Intel Haswell 4th Generation CPU: i5-4670K and i7-4770K Review

CPU by leeghoofd @ 2013-06-01

Intel keeps on pushing their technology to the max. Even while being the performance leader in most hardware segments, their engineers are driven to (re)design new architectures to satisfy the end-user's desire for more speed. However the focus with this CPU generation is not purely based on raw speed; this 4th generation main objective is to reduce the power consumption to the max, to gain grounds in the portable market. Rumor that Intel was pulling out of the desktop market has partially become reality. Not leaving the desktop market for what it is, as they will continue to develop the chipsets and processors. With Haswell we see the last releases of Intel's own motherboard branch. The market share of notebooks, ultrabooks, tablets and mini enclosures are steadily taking over the market share of the desktop. Enhanced battery life, a result of a reduced power consumption, an enhanced onboard graphic chip and the reduction of required motherboard components are the major trademarks of Intel's 4th generation processors. Time to put both K skews to the test.

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Haswell is a brand new architecture, typical as this CPU is a Tock design. For those not acquainted with the Tick-Tock Intel principle. A Tick is a die size shrink, minor changes, while a Tock refers to something completely new. Hence why the Haswell name has got nothing to do with the previous Sandy and Ivy-Bridge CPUs.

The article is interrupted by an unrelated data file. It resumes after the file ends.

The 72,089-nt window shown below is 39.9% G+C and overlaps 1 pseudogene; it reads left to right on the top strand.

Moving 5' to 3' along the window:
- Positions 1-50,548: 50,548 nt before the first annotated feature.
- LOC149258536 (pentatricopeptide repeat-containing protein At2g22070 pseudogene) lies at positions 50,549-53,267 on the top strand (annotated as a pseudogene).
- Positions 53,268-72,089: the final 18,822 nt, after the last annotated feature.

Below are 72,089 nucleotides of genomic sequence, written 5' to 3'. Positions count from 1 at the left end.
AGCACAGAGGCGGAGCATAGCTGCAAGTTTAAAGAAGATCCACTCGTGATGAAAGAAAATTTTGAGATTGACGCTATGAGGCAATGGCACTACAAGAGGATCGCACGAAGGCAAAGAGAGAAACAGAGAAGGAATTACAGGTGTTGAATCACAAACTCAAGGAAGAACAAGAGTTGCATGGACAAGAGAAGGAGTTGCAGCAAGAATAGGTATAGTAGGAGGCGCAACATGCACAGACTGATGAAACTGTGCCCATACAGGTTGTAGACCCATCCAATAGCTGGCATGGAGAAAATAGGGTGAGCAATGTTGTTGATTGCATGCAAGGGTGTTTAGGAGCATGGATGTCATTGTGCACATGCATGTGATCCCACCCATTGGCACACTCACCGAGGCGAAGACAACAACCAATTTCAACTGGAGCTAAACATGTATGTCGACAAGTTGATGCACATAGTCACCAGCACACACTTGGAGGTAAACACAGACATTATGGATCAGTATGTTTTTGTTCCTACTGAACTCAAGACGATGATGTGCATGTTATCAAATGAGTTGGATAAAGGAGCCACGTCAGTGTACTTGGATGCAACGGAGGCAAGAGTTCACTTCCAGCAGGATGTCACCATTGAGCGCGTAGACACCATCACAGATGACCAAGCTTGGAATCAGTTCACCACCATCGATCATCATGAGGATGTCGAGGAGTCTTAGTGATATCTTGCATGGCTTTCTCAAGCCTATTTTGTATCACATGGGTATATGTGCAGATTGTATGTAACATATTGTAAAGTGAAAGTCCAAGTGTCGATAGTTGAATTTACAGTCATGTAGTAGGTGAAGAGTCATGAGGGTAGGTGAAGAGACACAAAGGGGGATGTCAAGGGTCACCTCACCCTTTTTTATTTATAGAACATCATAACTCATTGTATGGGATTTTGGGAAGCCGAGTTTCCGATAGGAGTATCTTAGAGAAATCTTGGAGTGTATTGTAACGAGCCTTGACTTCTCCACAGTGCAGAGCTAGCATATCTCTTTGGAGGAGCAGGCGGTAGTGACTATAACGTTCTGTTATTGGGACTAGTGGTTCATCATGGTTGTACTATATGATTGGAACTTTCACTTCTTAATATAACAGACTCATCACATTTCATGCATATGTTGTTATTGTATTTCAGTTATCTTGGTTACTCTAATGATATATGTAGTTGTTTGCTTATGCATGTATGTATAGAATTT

With Haswell Intel continues on the 22nm manufacturing process. Upcoming processor releases, might receive the die shrink treatment. For the transistors also no changes, Intel still utilises the Tri-Gate 3-D transistors, derived from the Ivy-Bridge generation. The Die size has been slightly increased from 160mm² to 177mm², while the transistor count went down from 1.6Billion to 1.4Billion. For the most I7 versions the Level 3 cache remains at 8MB, alike the Ivies. Only the BGA 4770R receives a mere 6MB L3 cache. The hyperthreading-less i5 series get equipped with 6MB L3 cache, with exception of the 4MB L3 4570T CPU, is the standard. Biggest novelty is the integration of the motherboards VRM, inside the CPU's Die, this to minimise the power consumption. But a bit more on that topic on the next page.

Intel as usual tries to increase the performance per instruction versus the previous generation, but head objective is to manufacture a far more energy efficient platform. To achieve that goal the integration of the VRM plays the biggest part.




However there's more to Haswell that makes it quite different from the previous S1155 CPUs. Looking at the CPU-Z screens we already notice that the Haswell CPU's run at idle as low as 800MHz. Spot the Vcore, with SB we were still around the 1.0V mark, now it's dropping even as low as 0.7V. New is also the dynamic ring bus frequency, maxing out as high as the CPU frequency. In CPU-Z the Ring bus frequency is read out as NB Frequency. Some mainboard manufacturers even refer to it as Uncore ( from socket 1366 ) as it's shares similarities with the Nehalem concept.



With Sandy and Ivy Bridge, the L3 Cache ran at the same speeds as the cores. This allowed for very fast and low latency throughput. The integrated Graphics core was running on it's own proper frequency. With Haswell we got 3 clock domains again: the cores, the ring bus and the iGPU frequency all got their own operating speeds. This allows for finer control of the various on Die components, thus again resulting in a power reduction whenever possible.

Talking about the Cache, we see a nice improvement in the bandwidth for the L1 and L2 cache, however the size of the different caches remain unchanged. The L3 cache, due to it's independant operating speeds will be slightly less effective on the Haswell architecture.

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